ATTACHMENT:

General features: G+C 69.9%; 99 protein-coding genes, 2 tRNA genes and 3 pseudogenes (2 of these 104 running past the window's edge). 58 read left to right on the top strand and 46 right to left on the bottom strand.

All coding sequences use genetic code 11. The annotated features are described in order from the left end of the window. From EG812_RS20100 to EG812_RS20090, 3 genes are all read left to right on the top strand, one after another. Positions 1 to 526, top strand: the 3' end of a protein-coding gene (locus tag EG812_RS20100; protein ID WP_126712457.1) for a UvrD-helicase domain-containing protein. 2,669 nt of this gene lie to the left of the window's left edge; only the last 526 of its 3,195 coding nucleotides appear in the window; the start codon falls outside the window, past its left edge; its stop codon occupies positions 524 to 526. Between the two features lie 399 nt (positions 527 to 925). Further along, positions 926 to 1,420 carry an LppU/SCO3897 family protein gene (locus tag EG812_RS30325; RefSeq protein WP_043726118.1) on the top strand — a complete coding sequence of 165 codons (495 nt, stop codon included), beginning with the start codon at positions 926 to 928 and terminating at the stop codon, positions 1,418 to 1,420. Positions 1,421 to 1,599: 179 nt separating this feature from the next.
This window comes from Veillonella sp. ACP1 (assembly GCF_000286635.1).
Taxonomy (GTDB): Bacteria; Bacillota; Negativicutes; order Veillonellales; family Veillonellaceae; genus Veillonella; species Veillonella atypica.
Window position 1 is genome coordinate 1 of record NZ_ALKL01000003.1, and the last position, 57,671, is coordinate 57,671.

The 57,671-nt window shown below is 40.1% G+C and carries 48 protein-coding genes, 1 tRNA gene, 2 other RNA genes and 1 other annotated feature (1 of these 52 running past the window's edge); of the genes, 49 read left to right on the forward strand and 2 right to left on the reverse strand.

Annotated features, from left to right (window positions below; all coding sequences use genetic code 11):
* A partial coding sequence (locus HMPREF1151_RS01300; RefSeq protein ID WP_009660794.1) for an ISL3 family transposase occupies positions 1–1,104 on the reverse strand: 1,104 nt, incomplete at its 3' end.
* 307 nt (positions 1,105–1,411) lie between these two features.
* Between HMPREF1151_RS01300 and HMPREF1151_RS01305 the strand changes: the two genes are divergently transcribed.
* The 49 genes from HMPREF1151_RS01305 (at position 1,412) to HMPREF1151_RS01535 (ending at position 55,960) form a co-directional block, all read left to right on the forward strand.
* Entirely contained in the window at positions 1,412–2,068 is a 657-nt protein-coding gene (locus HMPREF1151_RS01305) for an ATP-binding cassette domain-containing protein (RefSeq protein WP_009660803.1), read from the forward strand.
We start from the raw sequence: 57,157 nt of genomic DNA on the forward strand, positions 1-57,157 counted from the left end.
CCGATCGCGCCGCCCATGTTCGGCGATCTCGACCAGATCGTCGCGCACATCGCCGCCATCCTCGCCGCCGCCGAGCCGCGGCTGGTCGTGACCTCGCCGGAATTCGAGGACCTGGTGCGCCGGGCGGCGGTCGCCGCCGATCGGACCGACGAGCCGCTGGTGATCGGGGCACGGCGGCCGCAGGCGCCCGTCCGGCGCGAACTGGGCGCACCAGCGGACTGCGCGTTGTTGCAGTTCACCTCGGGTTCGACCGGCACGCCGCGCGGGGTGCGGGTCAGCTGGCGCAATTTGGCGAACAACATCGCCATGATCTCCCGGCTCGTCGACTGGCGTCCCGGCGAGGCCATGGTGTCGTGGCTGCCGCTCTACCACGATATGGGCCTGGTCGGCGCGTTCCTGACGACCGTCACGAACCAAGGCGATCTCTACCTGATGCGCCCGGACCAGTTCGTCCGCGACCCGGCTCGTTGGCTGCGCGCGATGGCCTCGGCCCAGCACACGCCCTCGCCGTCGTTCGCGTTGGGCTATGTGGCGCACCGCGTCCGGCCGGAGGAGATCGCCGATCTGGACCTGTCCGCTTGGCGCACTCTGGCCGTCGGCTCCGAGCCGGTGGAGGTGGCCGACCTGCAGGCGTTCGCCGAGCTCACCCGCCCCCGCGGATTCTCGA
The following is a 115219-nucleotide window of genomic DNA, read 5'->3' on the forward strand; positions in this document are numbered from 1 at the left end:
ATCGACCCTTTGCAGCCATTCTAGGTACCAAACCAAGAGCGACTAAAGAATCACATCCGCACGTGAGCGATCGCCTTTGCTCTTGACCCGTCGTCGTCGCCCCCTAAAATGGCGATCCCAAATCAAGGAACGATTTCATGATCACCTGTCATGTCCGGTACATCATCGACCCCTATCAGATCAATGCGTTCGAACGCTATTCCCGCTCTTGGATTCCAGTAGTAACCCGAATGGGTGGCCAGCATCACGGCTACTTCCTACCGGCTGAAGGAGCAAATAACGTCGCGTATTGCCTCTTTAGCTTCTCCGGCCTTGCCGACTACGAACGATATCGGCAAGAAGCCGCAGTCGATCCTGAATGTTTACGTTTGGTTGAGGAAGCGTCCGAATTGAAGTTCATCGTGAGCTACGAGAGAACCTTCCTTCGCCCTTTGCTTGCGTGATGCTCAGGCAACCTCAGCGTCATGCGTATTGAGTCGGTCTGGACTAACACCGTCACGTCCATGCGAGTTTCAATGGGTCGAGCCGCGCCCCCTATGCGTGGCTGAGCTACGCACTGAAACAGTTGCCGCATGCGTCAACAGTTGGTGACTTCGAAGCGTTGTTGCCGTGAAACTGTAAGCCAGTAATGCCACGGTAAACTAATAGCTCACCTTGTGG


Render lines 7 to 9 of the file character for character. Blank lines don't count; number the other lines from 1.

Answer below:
Annotated features, from left to right (window positions below; all coding sequences use genetic code 11):
* A partial coding sequence (locus HMPREF1151_RS01300; RefSeq protein ID WP_009660794.1) for an ISL3 family transposase occupies positions 1–1,104 on the reverse strand: 1,104 nt, incomplete at its 3' end.
* 307 nt (positions 1,105–1,411) lie between these two features.